Summary: What is God saying to our church through the first Christian Martyr, Stephen?

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Acts 6-7

Saint Stephen

Boxing day – the day after Christmas, the day you recover, sit on the couch and sip something that goes plop, plop, fizz, fizz.

Boxing day – the day that, just incase you haven’t had enough of the malls, and you credit cards aren’t quite topped up, you go to the stores to buy what you didn’t get for Christmas at ½ price.

Why is it called Boxing Day? Is boxing one of the skills you need to get the bargains from the bargain bins? Is it because you bring even more boxes home from the store?

It is actually called boxing day because it is supposed to be the day that you box up food and presents and take them to those in need!

We know it as Boxing Day, but it was known as St. Stephen’s day before that, and it still is St. Stephen’s day if you follow a liturgical calendar.


“Good King Wenceslas looked out

On the feast of Stephen,

When the snow lay round about,

deep and crisp and even.”

It’s one of my favorite carols, and I told the story of Wenceslas last year, and preached sermon on his life.

As I was singing the song this year, it occurred to me that the Stephen in the song is the Stephen in the Bible! I know – Du-uh!

As we passed St. Stephen’s day this year, I wondered what the old saint had to say to Runnymede Baptist Church. My mind quickly went to the care of the poor since St. Stephen was one of the seven in the book of Acts who was appointed to be sure that the widows of the church were cared for, and as the carol ends:

“Therefore, Christian men be sure

wealth or rank possessing,

ye who now will bless the poor

shall yourself find blessing.”

This is a hugely important message to remember at this time of year, and throughout the year as the song says “It’s not the things you do at Christmas time, but the Christmas things you do all the time that matter.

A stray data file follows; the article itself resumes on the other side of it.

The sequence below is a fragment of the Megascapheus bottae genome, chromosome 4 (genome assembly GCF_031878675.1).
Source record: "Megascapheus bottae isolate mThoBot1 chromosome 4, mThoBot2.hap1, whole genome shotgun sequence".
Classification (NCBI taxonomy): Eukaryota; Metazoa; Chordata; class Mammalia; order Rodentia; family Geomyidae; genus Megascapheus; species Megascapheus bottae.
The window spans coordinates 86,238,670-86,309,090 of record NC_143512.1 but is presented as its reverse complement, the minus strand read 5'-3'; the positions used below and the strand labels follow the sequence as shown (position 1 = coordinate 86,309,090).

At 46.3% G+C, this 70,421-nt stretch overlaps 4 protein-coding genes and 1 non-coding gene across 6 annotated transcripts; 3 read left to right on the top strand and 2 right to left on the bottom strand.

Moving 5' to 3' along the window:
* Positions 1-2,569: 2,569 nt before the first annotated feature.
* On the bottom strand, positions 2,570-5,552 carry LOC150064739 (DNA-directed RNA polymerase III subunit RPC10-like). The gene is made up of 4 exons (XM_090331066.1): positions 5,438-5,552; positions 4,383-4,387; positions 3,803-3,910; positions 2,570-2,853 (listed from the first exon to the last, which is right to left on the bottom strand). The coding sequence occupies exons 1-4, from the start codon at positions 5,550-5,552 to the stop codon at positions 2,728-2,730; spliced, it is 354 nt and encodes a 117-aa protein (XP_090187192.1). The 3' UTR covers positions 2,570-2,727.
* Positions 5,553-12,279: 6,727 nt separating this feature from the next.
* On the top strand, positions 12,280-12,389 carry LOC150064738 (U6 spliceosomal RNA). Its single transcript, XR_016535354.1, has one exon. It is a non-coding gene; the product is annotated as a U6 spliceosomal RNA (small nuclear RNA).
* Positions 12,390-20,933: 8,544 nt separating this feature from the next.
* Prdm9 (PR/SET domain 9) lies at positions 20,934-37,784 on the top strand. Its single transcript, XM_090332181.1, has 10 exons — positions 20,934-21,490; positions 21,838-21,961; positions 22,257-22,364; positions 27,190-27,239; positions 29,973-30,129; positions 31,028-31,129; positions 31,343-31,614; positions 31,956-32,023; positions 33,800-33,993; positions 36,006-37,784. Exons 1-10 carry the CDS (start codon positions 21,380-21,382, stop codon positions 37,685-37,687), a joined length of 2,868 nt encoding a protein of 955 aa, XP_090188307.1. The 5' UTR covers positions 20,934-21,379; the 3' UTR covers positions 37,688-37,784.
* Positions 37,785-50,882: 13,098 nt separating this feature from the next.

But, this is not the only message that Stephen has for us, as I think you will find as we look at the Scripture.

Read Acts 6:1-15

The problem – there were two groups of Jews living in Jerusalem – Grecian Jews who may have been born outside of Palestine, spoke Greek, and had adopted many of the Greek customs that were not opposed to their faith, And the Hebraic Jews who were most likely born in Palestine, spoke mainly Aramaic, and were culturally Hebrews. There were always tensions between the groups. People from both these groups had become Christians, and as the church grew quickly, it was discovered that the widows who were Grecian Jews were not being looked after like the widows who were Hebraic Jews were. There was discrimination going on. When it brought to the attention of the Apostles, they realized two things –one that the situation was not right, and two, that they were being pulled two ways in their ministry – toward their calling to prayer and the teaching of the word, and toward the very important ministry of caring for the poor in their midst. To deal with both these issues they invited the church to select seven men from among them who had good reputations, were full of the Spirit, and of wisdom. These men would look after the administration of the care of the poor, and the Apostles would devote themselves to prayer and the teaching of the Word.

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Greg Nance

commented on Aug 1, 2008

Mike, Thank-you for a great message! That was an insightful treatment of Acts 7, one of the best I''ve seen.

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